Lack of access to anti-retroviral therapy (ARV) to treat HIV has left thousands of patients in Myanmar with deteriorating immunity and increased vulnerability to tuberculosis (TB), say health workers.
"The situation is dire," said Peter Paul de Groote, head of Médecins Sans Frontières (MSF) in Myanmar. "The gap between the treatment that is needed and what is received is unacceptably high."
ARV providers in Myanmar - of whom MSF is the largest - are concentrated in Yangon and Mandalay divisions, and Shan and Kachin states, which account for more than 60 percent of the country's 133 ART distribution sites, according to UNAIDS Myanmar.
"The unfortunate case is that many people have to travel far to access treatment. This country has the potential to treat more people, save more lives and prevent transmission by expanding service provision," Sung Gang, the UNAIDS Myanmar country coordinator, told IRIN from Yangon.
But according to MSF, funding is the biggest problem.
When donors did not deliver on pledges, the Global Fund to Fight HIV, Tuberculosis and Malaria cancelled its Round 11 funding in late November.
While a Transitional Funding Mechanism has been established to provide emergency relief to current recipients, which will run out of money before 2014, it only covers essential services such as HIV treatment, care and prevention, leaving ARV providers unable to expand to other needed areas, notes MSF.
Funds from Round 11 were expected to treat 46,500 more patients in Myanmar, according to a recent MSF study.
Of the estimated 240,000 HIV-positive people, only 24 percent receive ARV therapy. Roughly 85,000 people need treatment but cannot access it, causing up to 20,000 preventable AIDS-related deaths annually, according to MSF.
"The Ministry of Health, MSF, and the hospitals all have the willingness and capacity to scale up. There are a lot of new donor pledges [going into Myanmar] but not for HIV," MSF's De Groote said.
Doctors are forced to prioritize treatment for patients in the most advanced stages of HIV/AIDS, despite proof that earlier treatment decreases transmission rates and improves health outcomes, according to the Inter-Agency Standing Committee's (IASC) 2010 Guidelines for addressing HIV in humanitarian settings.
"Turning back patients is a difficult and impossible choice. We have to tell them, come back when you get sicker," said Khin Nyein Chan, MSF's deputy medical coordinator in Myanmar and a doctor at the NGO's clinic in Yangon, one of four nationwide.
While the World Health Organization (WHO) recommends starting ARV medications when an HIV patient's CD4 count, a specialized immune system cell measure, has dropped below 350 cells/mm3, doctors in Myanmar administer ARVs only to those with CD4 levels below 150 cells/mm3.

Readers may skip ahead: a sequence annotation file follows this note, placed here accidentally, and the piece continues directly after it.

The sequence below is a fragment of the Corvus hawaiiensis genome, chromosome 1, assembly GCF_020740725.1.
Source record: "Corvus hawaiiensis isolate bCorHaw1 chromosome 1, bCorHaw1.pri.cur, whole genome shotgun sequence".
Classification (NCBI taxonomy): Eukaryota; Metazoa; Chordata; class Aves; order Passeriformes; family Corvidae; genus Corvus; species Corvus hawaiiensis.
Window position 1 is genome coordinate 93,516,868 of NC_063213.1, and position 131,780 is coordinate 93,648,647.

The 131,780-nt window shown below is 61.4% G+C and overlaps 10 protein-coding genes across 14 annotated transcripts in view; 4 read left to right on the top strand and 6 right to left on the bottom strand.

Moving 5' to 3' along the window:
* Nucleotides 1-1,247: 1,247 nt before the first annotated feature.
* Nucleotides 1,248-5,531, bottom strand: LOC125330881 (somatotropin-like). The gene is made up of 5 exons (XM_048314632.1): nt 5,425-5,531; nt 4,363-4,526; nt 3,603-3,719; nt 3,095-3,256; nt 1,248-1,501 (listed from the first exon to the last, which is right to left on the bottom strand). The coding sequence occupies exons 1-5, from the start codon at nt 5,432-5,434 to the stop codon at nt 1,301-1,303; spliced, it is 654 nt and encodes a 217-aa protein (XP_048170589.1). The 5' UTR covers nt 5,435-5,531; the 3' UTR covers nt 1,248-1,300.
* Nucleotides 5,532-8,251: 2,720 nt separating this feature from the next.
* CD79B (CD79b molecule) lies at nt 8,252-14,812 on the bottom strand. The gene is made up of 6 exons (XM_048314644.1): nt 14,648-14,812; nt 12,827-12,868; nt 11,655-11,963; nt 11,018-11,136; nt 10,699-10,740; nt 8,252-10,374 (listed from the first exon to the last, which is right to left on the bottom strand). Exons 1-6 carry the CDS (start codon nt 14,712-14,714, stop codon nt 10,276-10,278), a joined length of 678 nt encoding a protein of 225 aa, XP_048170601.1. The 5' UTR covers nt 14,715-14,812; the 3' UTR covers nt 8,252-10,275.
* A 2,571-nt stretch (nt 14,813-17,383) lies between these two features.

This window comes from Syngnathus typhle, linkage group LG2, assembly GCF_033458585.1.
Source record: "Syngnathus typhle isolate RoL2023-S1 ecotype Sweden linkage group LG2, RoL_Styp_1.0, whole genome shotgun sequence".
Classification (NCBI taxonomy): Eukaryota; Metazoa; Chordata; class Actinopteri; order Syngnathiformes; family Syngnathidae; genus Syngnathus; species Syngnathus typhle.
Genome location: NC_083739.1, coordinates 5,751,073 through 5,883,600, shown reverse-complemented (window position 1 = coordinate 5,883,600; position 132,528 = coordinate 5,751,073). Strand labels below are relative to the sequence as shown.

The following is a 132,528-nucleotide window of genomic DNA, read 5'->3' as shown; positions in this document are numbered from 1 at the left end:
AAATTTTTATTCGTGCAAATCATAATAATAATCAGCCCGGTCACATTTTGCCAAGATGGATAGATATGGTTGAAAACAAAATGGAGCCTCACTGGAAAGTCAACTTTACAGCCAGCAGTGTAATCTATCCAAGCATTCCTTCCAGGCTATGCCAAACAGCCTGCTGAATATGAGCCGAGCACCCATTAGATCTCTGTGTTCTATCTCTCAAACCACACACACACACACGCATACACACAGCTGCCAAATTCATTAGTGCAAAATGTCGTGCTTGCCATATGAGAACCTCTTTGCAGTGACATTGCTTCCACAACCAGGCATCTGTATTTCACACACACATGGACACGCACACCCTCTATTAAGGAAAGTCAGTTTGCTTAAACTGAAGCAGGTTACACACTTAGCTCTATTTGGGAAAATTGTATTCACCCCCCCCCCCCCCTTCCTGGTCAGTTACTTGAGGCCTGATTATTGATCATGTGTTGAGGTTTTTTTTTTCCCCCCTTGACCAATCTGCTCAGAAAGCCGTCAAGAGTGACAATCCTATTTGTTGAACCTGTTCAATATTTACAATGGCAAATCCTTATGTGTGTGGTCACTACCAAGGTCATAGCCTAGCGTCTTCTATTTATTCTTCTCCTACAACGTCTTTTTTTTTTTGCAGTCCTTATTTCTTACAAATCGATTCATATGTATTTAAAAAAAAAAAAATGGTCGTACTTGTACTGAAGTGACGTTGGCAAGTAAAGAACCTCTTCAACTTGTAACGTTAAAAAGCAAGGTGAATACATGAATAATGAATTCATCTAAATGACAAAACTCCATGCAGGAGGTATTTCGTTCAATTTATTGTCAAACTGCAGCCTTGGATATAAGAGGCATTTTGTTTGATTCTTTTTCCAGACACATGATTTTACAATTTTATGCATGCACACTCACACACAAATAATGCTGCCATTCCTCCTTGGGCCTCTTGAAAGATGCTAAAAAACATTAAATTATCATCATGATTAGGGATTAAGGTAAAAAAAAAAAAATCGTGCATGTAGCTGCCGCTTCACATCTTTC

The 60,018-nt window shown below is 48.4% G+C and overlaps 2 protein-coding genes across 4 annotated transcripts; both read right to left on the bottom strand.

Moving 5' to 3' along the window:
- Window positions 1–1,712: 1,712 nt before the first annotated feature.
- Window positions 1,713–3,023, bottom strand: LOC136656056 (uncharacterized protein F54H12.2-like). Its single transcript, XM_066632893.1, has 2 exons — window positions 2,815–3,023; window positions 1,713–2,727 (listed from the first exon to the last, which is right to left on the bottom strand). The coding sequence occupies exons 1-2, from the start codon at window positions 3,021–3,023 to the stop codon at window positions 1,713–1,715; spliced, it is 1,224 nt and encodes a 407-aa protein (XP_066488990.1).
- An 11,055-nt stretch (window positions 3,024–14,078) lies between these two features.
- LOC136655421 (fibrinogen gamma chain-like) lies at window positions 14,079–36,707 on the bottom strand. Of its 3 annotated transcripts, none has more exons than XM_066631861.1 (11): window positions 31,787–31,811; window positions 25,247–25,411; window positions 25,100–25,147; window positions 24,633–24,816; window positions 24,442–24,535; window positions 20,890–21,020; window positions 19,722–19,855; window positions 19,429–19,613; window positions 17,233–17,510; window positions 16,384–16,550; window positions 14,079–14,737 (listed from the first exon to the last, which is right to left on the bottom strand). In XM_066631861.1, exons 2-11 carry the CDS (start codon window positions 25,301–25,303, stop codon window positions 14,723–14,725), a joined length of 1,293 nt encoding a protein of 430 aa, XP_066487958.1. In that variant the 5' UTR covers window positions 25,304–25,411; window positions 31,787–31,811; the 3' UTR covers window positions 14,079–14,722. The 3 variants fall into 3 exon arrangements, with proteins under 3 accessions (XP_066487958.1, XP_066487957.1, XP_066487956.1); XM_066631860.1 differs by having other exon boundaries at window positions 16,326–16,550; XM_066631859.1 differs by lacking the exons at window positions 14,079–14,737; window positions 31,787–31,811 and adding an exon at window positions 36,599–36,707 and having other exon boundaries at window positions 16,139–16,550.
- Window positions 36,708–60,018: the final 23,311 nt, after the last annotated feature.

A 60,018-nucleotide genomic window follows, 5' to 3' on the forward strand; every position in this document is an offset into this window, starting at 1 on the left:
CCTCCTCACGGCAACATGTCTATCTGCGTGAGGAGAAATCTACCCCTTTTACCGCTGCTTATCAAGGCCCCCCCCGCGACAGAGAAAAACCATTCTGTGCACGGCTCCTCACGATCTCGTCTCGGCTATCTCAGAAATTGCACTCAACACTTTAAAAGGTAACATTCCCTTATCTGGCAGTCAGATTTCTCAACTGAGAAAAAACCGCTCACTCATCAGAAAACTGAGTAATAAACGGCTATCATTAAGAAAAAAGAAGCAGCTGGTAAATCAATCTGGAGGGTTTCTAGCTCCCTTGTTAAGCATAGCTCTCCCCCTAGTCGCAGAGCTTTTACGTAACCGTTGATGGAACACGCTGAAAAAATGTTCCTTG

"They have to wait until severe life-threatening and opportunistic infections are in their bodies before we can treat them," said Khin Nyein Chan.
TB is one such opportunistic infection. An HIV-positive status can increase the chance of contracting TB by up to 37-fold, according to WHO.
In Myanmar, 300,000 people are infected with TB - 60,000 of whom are also HIV-positive - according to MSF.
The increased incidence of airborne TB among HIV patients not taking ARVs raises the likelihood that it will spread among the general population, said Maria Guavara, MSF's medical coordinator.
"HIV/AIDS and TB are a lethal combination. Treatment of HIV drops the instance rate of TB."
At Phoenix Association, a Yangon-based social support centre for HIV-positive people, patients seek solace from debt and disease.
One patient from Phyuu Township of Bago Division in the country's south, Sai Hlaw Aung, 33, told IRIN in 2011 that battling HIV and TB had made him too weak to continue working as a bamboo cutter.
"Now I am not as strong as before. I have no idea how I could earn household income when I go back home," said Sai Hlaw Aung.
The association allows out-of-town patients to sleep in the office while undergoing treatment in Yangon. Space is tight.
"Currently we need shelter to accommodate the people," said Thiha Kyaing, head of the association told IRIN. Little has changed since.
"We don't just want to bridge the treatment gap and walk away. We need sustainable programmes, and the sooner the better," De Groote said. "If we don't treat people now we will lose them," he added.
This article was produced by IRIN News while it was part of the United Nations Office for the Coordination of Humanitarian Affairs. Please send queries on copyright or liability to the UN. For more information: https://shop.un.org/rights-permissions
Help make quality journalism about crises possible
The New Humanitarian is an independent, non-profit newsroom founded in 1995. We deliver quality, reliable journalism about crises and big issues impacting the world today. Our reporting on humanitarian aid has uncovered sex scandals, scams, data breaches, corruption, and much more.
Our readers trust us to hold power in the multi-billion-dollar aid sector accountable and to amplify the voices of those impacted by crises. We’re on the ground, reporting from the front lines, to bring you the inside story.
We keep our journalism free – no paywalls – thanks to the support of donors and readers like you who believe we need more independent journalism in the world. Your contribution means we can continue delivering award-winning journalism about crises. Become a member of The New Humanitarian today.